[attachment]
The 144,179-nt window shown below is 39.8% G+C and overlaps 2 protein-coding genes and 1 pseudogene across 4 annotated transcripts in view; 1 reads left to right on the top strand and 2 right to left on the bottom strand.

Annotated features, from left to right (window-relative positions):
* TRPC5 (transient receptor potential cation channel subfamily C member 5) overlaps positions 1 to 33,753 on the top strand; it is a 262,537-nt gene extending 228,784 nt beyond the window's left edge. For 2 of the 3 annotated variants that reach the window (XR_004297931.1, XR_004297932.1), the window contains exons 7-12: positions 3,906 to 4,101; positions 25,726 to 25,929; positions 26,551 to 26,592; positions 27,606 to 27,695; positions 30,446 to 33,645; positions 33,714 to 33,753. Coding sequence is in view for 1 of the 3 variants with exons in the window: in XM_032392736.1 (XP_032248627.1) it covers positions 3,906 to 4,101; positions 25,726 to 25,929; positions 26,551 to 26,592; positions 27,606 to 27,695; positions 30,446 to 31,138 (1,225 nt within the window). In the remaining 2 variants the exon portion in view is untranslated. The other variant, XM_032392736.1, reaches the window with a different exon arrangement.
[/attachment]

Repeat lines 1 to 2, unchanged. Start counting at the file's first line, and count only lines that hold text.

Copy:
The 144,179-nt window shown below is 39.8% G+C and overlaps 2 protein-coding genes and 1 pseudogene across 4 annotated transcripts in view; 1 reads left to right on the top strand and 2 right to left on the bottom strand.

Annotated features, from left to right (window-relative positions):